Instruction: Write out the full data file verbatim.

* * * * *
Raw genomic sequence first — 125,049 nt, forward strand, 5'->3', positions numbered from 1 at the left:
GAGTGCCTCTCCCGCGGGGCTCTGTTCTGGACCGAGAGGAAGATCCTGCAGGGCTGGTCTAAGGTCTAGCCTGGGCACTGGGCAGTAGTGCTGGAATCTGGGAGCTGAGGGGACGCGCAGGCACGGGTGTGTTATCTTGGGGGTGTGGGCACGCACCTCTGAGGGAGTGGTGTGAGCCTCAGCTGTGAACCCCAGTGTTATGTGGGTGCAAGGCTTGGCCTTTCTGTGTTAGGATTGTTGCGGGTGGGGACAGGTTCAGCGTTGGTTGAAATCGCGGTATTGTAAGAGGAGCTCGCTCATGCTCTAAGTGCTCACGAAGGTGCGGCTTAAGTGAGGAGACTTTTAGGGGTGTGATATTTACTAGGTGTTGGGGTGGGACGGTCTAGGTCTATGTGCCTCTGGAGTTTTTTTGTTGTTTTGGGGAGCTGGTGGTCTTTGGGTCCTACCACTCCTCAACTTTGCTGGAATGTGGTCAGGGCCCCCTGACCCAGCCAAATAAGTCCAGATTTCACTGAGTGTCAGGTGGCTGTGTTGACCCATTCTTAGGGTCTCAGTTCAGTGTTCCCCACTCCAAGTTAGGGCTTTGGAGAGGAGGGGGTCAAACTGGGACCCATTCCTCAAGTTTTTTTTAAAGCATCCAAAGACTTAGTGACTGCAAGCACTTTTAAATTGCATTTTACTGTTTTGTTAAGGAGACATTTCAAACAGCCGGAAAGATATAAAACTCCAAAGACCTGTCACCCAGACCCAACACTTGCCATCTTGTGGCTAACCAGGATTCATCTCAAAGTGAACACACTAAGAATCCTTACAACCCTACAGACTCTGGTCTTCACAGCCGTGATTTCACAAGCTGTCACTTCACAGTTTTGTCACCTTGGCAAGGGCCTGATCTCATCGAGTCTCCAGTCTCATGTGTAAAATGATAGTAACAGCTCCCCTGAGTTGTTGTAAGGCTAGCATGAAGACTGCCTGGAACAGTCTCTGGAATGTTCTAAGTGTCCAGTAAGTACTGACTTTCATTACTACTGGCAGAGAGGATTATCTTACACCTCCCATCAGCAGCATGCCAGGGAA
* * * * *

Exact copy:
Raw genomic sequence first — 125,049 nt, forward strand, 5'->3', positions numbered from 1 at the left:
GAGTGCCTCTCCCGCGGGGCTCTGTTCTGGACCGAGAGGAAGATCCTGCAGGGCTGGTCTAAGGTCTAGCCTGGGCACTGGGCAGTAGTGCTGGAATCTGGGAGCTGAGGGGACGCGCAGGCACGGGTGTGTTATCTTGGGGGTGTGGGCACGCACCTCTGAGGGAGTGGTGTGAGCCTCAGCTGTGAACCCCAGTGTTATGTGGGTGCAAGGCTTGGCCTTTCTGTGTTAGGATTGTTGCGGGTGGGGACAGGTTCAGCGTTGGTTGAAATCGCGGTATTGTAAGAGGAGCTCGCTCATGCTCTAAGTGCTCACGAAGGTGCGGCTTAAGTGAGGAGACTTTTAGGGGTGTGATATTTACTAGGTGTTGGGGTGGGACGGTCTAGGTCTATGTGCCTCTGGAGTTTTTTTGTTGTTTTGGGGAGCTGGTGGTCTTTGGGTCCTACCACTCCTCAACTTTGCTGGAATGTGGTCAGGGCCCCCTGACCCAGCCAAATAAGTCCAGATTTCACTGAGTGTCAGGTGGCTGTGTTGACCCATTCTTAGGGTCTCAGTTCAGTGTTCCCCACTCCAAGTTAGGGCTTTGGAGAGGAGGGGGTCAAACTGGGACCCATTCCTCAAGTTTTTTTTAAAGCATCCAAAGACTTAGTGACTGCAAGCACTTTTAAATTGCATTTTACTGTTTTGTTAAGGAGACATTTCAAACAGCCGGAAAGATATAAAACTCCAAAGACCTGTCACCCAGACCCAACACTTGCCATCTTGTGGCTAACCAGGATTCATCTCAAAGTGAACACACTAAGAATCCTTACAACCCTACAGACTCTGGTCTTCACAGCCGTGATTTCACAAGCTGTCACTTCACAGTTTTGTCACCTTGGCAAGGGCCTGATCTCATCGAGTCTCCAGTCTCATGTGTAAAATGATAGTAACAGCTCCCCTGAGTTGTTGTAAGGCTAGCATGAAGACTGCCTGGAACAGTCTCTGGAATGTTCTAAGTGTCCAGTAAGTACTGACTTTCATTACTACTGGCAGAGAGGATTATCTTACACCTCCCATCAGCAGCATGCCAGGGAA